In the 2023 of Dark Future: Blood Red States, the post-war cultural revolution never took place in the United States, bombs fell and society was changed forever. Gangs of maniacs and raiders patrol the unclaimed wastes between cities in weapon-strapped death machines. Only a few bounty hunters, brave (or stupid, depending on who you ask) enough to head out and face them down, persist, running supplies and errands from safezone to safezone.
Dark Future: Blood Red States is Auroch Digital’s PC reboot of 1988’s Dark Future board game from Games Workshop. The original title was a clever effort with memorable mechanics; players placed down road-map tiles and each moved their car pieces along to dodge objects and gun down other vehicles — a survival death race. Books long outlasted the game’s print runs, beefing out the alternative universe with plenty of backstory.
While Auroch have worked with non-Warhammer IPs from Games Workshop (Chainsaw Warrior) before, the general structure of those games were easy to maintain. Chainsaw Warrior and Chainsaw Warrior: Lords of the Night were originally Choose-Your-Own-Adventure-style gamebooks, a format that converts well at the same pace. Dark Future, however, is in spirit a tactical board game which converts expert reflexes and superhuman timing into a turn-based system which retained the intensity.
Dark Future: Blood Red States uses clever systems to translate the board game into a run-based game; something more FTL: Faster Than Light than Full Auto.
Unexpectedly, the first big change is that you don’t steer the car. Instead, you do everything through an extensive, pixel-meets-teletext styled UI. There are buttons for changing lanes, going into reverse or activating abilities — as well as a clickable speedometer to adjust your target speed. Most importantly, though, each weapon you load out with has its own options, be that a turret to rotate and lock on or pipe bombs to be ejected.
This might sound a little bit chaotic and unmanageable when played at normal speed — it probably would be on later levels. This is why Auroch have built the entire game so you can run it at speeds much slower than real-time. Everything in-engine, from physics to individual bullets from your gatling guns, is optimised for slow-mo first — meaning you don’t get any crazy physics hoo-haa, or at least as far as I saw while playing during my visit to the team at the Bristol Game Hub.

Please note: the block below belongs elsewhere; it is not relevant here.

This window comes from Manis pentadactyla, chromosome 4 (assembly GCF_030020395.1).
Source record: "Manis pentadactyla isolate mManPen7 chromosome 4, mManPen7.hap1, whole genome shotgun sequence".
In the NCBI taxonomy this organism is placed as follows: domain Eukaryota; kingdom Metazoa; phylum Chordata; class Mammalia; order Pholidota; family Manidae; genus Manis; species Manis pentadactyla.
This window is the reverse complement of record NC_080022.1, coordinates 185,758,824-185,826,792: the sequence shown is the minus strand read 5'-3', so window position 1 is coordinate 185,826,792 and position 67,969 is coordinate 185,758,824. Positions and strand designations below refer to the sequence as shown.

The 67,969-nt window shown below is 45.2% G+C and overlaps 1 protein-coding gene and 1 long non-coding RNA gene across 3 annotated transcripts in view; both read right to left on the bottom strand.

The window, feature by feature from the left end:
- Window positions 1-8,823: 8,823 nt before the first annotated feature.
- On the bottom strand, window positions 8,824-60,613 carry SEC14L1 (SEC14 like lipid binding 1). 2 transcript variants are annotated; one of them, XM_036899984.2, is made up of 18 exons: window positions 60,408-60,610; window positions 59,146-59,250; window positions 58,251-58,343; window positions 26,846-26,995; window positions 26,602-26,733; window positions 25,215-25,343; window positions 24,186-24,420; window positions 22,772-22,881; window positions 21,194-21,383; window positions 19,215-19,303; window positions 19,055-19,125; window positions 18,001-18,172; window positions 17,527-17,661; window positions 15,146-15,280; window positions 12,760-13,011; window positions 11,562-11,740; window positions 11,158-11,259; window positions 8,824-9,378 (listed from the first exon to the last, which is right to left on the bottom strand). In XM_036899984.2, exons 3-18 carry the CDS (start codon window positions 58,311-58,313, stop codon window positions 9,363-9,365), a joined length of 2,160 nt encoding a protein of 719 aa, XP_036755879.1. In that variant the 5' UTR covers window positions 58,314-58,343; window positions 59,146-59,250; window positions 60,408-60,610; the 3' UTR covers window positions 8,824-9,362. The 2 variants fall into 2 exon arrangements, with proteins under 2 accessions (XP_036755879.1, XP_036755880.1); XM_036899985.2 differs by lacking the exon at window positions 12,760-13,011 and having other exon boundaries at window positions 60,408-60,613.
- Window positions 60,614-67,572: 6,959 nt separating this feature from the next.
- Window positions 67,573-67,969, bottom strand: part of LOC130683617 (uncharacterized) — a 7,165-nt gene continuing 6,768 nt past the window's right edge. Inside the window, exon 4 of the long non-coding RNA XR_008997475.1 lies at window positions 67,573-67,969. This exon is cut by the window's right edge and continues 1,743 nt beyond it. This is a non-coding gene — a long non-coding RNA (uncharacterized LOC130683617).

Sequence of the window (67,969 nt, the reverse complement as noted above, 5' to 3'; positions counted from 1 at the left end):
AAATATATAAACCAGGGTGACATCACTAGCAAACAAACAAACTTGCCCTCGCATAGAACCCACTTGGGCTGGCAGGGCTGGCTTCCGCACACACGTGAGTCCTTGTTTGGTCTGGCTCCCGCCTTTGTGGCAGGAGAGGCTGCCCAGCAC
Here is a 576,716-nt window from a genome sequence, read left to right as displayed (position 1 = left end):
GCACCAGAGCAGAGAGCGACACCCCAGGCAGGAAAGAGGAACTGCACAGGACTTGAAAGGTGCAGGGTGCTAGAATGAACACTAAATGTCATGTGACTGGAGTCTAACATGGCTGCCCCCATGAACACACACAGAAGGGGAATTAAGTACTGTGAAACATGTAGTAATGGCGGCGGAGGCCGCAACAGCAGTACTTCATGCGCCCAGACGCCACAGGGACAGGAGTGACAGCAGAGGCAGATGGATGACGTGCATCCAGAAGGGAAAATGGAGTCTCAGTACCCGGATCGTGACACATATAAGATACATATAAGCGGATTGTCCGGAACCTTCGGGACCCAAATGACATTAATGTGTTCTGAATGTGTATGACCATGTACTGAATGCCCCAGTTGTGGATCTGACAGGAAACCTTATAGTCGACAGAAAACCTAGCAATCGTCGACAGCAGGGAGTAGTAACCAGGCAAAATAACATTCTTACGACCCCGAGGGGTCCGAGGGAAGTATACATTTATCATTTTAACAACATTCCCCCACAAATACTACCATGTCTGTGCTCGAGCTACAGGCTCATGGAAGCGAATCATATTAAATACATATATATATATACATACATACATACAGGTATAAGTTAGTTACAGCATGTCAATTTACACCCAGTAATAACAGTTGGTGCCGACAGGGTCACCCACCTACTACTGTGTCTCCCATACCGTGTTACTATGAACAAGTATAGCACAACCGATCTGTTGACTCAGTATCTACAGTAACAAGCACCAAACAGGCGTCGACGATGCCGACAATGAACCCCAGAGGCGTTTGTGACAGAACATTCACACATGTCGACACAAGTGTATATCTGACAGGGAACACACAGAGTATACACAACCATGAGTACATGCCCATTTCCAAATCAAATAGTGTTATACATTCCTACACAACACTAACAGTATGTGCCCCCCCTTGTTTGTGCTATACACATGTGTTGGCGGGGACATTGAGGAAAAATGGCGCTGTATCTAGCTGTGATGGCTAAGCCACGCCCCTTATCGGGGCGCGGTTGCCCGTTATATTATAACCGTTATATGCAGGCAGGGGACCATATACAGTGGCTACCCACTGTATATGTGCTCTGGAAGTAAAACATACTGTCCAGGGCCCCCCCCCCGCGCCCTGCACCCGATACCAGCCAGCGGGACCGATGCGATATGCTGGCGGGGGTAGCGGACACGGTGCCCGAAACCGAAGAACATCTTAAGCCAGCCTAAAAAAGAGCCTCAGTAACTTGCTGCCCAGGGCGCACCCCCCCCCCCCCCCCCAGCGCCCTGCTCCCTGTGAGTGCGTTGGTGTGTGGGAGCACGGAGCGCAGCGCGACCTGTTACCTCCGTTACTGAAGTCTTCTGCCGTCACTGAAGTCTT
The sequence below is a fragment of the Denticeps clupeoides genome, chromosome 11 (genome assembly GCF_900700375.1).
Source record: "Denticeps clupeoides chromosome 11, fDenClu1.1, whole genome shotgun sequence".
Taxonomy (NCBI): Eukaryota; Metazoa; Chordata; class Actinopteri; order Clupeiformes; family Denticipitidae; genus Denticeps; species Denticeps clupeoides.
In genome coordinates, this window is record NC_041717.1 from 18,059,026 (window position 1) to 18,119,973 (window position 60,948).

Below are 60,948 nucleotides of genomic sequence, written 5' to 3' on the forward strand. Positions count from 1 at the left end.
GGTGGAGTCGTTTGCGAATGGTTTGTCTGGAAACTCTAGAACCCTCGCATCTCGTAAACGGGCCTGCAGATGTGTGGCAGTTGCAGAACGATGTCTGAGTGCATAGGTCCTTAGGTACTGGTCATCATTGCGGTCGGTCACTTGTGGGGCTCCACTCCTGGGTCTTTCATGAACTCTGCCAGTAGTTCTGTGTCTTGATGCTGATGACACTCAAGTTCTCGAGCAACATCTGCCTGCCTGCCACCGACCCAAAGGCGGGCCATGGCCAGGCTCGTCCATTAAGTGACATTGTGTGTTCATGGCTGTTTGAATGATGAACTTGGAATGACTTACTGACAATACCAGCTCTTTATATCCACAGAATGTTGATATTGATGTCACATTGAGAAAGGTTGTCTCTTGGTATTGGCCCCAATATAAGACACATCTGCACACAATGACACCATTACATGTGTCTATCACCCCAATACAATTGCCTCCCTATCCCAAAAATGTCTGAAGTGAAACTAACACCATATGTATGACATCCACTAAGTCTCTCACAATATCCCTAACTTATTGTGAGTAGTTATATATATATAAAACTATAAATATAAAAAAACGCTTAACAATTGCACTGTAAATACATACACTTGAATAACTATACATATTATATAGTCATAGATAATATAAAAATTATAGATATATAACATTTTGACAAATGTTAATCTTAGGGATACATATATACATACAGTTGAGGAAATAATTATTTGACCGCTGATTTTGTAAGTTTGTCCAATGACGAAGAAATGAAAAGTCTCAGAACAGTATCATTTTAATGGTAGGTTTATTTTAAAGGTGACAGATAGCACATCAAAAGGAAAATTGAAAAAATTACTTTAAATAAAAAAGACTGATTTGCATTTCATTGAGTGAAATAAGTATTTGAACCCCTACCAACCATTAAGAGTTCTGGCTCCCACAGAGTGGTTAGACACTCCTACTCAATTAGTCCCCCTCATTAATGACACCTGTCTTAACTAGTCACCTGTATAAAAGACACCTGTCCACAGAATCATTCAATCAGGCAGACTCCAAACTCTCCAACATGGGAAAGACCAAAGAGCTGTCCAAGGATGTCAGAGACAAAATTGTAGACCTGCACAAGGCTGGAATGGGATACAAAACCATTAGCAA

Slowed down, even when there are multiple enemies bearing down on you, Dark Future is extremely fun. And as you defeat enemies, or land clever hits on them, it feels fantastic — reminiscent of Burnout’s takedown camera — as enemies launch into the air in slow motion. Within a few minutes of playing I’d managed to use pipe bombs to launch two enemies into the air, one spiralling off a cliff edge after crossing paths, mid-air with the other. The other continued along, above the road, my laser locked on, delivering enough damage to ruin its chances of returning to the fight.
Dark Future plays out through runs: short ten-minute missions where you gun your way down roads to collect bounties and remove local threats. This feels exceptionally well paced already. What we’ve not seen much of yet, however, is the game’s meta. Missions, through campaigns, will be told through emails — and there’ll be plenty of extra, universe-setting narrative delivered through this interface.
Weapon variety seems promising, that said. While the turret — and any explosives you take — will be your best friends, there’s a variety of weapons you can bolt on to fixed mountings on the car. This is important to your attack and defence strategies: put two deadly weapons on the front of your car and you’ll be constantly maneuvering to try to get behind your foes. Latch close-range weapons to the rear and it’ll be a battle to get the back of your car close to your enemy’s nose.
Dark Future: Blood Red States currently has a provisional, PC release window down as 2019. You can wishlist it on Steam.